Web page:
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Help and advice for Medomsley

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"This ancient parish formerly comprised the whole of Benfieldside and Medomsley townships, with a portion of Conside-cum-Knitsley. Since the formation of Consett and leadgate parishes, at which times portions were taken from this parish, medomsley was left with not quite the whole of the township which gives its name. The portion formerly in this parish, and still in the township of Medomsley, is a portion of Leadgate lying on the north side of the road. The area of this parish is 3500 acres and its population is 5100.

"The township of Medomsley is principally the property of Miss Surtees of Hamsterley Hall, Hon. Gage P. Vereker, Rev. James Allgood, Miss Allgood, James Hunter Esq., and the Consett iron Company. Its area is 4823 acres, and the ratable value is £23,245.

"Medomsley Village occupies a commanding site, situated on the high ground overlooking the Derwent valley from the south, about twelve miles west by south from Newcastle, and 2 1/2 north from Consett. The site of the old manor-house, the seat of the Hunters, is now occupied by a fine new residence, occupied by W. H. Hedley, Esq. Medomsley Hall, also the residence of an older branch of the Hunters, stands at the east end of the village, and is now the vicarage."

[From History, Topography and Directory of Durham, Whellan , London, 1894]



"In 1801 the population numbered (including Conside-cum-Knitsley) 754; in 1811 (Medomsley alone), 391; in 1821, 461; in 1831, 466; in 1841, 796; in 1851, 840; in 1861, 1296; in 1871, 1959; in 1881, 4429; in 1891, 5306.

"The rapid rise in the population of this township between 1871 and 1881 was due to the openingout of the coal royalties by the Consett Iron Company."

[From History, Topography and Directory of Durham, Whellan , London, 1894]


You can also perform a more selective search for churches in the Medomsley area or see them printed on a map.


Church History

"The Church, dedicated to St. mary Magdalene, is an interesting old edifice, which originally consisted of narrow nave and chancel, dating probably from the middle of the twelfth century. To that period belongs the doorway, now protected by a neat porch and some single-light windows, with semi-circular heads, and a piscina and aunbry, in the south wall of the chapel. Late in the thirteenth century the building appears to have been lengthened, when the chancel arch and the present east end, with its elegant lancet windows, were built. In the years 1877-78, the church having fallen into a state of great dilapidation, underwent a thorough restoration and enlargement. A north aisle was added, a new roof put on, and the chancel was fitted with handsome oak stalls and seats throughout, the cost being nearly £3000, which was defrayed by public subscription. A few years later an organ, built by an eminent firm, was also added, at a further cost of £250. "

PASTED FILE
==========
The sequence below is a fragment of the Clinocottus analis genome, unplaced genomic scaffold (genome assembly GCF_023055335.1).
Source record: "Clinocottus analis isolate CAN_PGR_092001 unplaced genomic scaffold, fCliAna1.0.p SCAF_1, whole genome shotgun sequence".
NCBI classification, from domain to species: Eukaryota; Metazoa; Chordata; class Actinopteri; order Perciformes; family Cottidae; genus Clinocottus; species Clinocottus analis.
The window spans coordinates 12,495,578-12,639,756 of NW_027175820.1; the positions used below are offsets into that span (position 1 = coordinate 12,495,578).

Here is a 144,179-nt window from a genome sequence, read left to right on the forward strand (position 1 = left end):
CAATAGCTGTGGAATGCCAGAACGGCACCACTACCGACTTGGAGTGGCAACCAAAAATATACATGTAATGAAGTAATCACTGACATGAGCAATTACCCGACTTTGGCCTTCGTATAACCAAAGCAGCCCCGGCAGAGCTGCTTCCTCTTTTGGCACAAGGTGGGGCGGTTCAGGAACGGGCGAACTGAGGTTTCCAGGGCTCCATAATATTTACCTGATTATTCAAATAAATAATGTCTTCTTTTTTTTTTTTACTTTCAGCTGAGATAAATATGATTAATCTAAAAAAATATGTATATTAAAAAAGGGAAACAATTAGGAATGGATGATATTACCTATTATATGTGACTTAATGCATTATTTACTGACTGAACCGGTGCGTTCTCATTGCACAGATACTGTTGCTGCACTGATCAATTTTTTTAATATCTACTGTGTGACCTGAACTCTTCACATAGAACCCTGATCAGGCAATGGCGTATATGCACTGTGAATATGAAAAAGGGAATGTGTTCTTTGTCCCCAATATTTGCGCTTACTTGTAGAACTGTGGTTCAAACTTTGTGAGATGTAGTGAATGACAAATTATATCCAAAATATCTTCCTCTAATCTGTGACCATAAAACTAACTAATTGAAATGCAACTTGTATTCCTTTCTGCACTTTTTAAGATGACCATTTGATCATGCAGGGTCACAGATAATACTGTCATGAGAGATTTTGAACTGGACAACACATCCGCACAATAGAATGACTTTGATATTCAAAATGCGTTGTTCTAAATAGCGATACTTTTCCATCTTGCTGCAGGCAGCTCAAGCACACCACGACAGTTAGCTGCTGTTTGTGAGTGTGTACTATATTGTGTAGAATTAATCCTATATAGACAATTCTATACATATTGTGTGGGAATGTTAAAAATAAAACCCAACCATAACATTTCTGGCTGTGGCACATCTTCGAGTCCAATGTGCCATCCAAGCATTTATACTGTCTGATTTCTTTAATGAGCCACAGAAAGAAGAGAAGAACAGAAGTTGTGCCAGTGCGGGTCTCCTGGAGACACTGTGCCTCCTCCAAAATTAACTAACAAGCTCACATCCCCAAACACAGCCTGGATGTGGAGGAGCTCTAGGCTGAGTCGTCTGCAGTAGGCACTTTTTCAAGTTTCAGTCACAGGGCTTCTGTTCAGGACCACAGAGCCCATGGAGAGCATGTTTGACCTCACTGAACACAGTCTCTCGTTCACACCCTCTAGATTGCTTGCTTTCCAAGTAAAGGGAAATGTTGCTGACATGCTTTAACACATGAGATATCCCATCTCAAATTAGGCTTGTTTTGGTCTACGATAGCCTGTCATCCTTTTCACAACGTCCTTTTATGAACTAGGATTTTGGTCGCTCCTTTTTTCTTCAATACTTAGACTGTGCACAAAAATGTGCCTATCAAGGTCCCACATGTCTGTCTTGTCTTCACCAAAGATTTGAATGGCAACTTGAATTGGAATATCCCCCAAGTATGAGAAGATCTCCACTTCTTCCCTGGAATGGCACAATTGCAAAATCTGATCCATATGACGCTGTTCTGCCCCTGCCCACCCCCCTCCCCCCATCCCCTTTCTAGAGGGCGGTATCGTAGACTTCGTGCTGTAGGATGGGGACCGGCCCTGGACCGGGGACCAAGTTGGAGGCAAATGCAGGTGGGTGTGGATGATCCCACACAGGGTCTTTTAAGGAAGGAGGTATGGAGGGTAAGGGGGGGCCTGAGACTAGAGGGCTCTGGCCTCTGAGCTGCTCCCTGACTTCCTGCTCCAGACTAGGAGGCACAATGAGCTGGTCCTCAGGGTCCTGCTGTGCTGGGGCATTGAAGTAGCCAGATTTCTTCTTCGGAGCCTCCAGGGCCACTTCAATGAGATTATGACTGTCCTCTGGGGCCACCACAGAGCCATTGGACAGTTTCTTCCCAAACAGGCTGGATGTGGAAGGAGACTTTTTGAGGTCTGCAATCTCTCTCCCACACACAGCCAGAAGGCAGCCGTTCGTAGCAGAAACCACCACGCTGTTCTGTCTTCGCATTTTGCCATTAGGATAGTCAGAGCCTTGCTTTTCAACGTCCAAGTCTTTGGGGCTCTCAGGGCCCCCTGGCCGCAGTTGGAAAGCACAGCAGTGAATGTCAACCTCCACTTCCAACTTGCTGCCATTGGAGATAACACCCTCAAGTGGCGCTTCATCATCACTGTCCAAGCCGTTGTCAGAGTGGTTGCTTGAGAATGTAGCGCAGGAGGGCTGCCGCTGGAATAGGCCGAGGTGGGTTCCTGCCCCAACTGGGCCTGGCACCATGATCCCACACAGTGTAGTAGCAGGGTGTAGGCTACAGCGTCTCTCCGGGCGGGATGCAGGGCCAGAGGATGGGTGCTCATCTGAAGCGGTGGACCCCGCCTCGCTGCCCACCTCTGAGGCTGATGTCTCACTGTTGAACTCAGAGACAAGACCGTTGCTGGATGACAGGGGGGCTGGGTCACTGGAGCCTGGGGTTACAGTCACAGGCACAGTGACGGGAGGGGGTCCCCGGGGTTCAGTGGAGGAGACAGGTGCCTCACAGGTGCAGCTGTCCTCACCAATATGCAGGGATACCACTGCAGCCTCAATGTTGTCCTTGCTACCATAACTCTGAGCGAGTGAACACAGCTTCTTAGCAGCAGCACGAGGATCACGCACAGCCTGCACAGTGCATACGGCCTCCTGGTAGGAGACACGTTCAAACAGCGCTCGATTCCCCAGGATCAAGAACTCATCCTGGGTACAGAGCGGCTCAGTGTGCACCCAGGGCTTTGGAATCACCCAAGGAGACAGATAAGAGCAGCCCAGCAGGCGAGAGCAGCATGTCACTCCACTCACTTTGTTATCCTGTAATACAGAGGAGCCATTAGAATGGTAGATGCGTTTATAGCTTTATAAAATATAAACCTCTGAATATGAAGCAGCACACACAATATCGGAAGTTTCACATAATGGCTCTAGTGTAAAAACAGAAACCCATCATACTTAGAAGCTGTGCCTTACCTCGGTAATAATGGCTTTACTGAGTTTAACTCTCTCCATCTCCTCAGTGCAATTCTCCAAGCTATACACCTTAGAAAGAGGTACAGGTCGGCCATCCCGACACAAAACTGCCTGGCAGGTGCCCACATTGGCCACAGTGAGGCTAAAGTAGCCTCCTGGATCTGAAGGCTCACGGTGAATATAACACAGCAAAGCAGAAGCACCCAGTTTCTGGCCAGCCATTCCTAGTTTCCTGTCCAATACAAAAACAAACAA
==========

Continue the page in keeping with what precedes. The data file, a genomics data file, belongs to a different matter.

[From History, Topography and Directory of Durham, Whellan , London, 1894]


Church Records

"The parish register begins in the year 1608." [From History, Topography and Directory of Durham, Whellan , London, 1894]

The Parish Registers for the period 1608-1987 are deposited at Durham County Record Office, County Hall, Durham, DH1 5UL (EP/Me).

Marriage indexes for 1608-1837 (27 kbytes) from the George Bell Collection of Durham and Northumberland Indexes.

The Marriages (1608-1837) are included in the Joiner Marriage Index.

The following records for churches in the ancient parish of Medomsley are also available at Durham County Record Office, County Hall, Durham, DH1 5UL:-

  • Blackhall 1925-1968 (EP/Bla).
  • Leadgate 1867-1970 (EP/Le).

Description and Travel

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Ask for a calculation of the distance from Medomsley to another place.

Click here for a list of nearby places.

Historical Geography

You can see the administrative areas in which Medomsley has been placed at times in the past. Select one to see a link to a map of that particular area.